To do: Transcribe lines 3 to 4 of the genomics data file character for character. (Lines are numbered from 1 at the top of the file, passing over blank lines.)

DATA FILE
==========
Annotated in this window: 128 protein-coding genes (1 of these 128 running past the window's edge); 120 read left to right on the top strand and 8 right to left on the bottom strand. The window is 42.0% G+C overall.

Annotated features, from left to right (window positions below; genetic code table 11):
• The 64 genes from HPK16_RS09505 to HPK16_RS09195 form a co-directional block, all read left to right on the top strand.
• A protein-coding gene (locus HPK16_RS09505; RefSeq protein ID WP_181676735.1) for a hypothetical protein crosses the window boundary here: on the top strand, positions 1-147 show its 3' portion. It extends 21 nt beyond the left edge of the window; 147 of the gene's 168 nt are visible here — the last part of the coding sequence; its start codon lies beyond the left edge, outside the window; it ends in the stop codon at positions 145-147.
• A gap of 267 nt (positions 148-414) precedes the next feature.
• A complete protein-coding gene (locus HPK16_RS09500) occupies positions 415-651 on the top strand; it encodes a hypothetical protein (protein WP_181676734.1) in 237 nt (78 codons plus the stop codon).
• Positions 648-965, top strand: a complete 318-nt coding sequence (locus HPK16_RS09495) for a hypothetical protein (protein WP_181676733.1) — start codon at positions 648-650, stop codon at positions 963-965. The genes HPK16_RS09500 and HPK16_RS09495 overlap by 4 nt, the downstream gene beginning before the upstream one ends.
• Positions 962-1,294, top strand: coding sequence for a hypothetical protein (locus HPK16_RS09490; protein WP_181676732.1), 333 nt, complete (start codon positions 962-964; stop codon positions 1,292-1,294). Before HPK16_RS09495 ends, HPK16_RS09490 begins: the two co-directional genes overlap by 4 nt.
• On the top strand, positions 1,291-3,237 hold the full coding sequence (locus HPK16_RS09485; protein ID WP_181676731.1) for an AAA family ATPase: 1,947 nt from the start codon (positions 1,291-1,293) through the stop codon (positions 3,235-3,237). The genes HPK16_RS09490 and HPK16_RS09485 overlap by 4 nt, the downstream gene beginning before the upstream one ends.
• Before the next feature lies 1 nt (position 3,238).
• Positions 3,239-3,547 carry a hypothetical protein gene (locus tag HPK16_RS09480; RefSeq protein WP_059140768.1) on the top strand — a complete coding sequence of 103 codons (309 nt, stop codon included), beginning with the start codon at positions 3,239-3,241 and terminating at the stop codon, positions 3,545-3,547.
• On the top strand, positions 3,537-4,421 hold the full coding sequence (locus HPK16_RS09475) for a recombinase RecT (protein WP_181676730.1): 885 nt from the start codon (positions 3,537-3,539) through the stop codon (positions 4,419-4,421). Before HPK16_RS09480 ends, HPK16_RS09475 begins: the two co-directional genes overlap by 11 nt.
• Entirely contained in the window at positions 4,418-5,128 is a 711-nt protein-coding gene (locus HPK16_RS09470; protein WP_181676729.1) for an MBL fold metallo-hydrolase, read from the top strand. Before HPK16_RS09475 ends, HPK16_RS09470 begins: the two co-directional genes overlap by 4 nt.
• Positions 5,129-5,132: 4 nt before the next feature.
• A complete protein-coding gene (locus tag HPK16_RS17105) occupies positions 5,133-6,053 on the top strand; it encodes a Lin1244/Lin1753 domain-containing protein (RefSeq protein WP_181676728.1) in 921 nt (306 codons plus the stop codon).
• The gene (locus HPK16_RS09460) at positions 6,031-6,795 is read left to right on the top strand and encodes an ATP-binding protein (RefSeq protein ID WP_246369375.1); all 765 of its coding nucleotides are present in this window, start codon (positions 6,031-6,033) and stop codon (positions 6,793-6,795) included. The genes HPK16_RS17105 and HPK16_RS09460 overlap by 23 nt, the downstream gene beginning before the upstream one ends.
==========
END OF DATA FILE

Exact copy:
• The 64 genes from HPK16_RS09505 to HPK16_RS09195 form a co-directional block, all read left to right on the top strand.
• A protein-coding gene (locus HPK16_RS09505; RefSeq protein ID WP_181676735.1) for a hypothetical protein crosses the window boundary here: on the top strand, positions 1-147 show its 3' portion. It extends 21 nt beyond the left edge of the window; 147 of the gene's 168 nt are visible here — the last part of the coding sequence; its start codon lies beyond the left edge, outside the window; it ends in the stop codon at positions 145-147.